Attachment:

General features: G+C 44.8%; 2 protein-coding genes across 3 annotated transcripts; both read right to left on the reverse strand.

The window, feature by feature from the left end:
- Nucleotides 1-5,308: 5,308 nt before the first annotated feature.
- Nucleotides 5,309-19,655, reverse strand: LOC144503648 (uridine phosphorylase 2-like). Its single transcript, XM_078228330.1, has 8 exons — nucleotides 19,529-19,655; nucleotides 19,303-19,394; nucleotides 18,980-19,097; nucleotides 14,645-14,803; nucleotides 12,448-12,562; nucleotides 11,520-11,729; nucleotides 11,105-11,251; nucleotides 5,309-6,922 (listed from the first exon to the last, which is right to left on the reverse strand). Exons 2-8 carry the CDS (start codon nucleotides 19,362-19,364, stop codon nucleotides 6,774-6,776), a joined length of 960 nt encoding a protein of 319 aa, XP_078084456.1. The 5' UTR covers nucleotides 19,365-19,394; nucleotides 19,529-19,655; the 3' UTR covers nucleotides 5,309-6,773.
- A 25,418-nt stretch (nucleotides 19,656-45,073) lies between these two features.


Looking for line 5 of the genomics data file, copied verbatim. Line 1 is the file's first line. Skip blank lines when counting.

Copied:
- A 25,418-nt stretch (nucleotides 19,656-45,073) lies between these two features.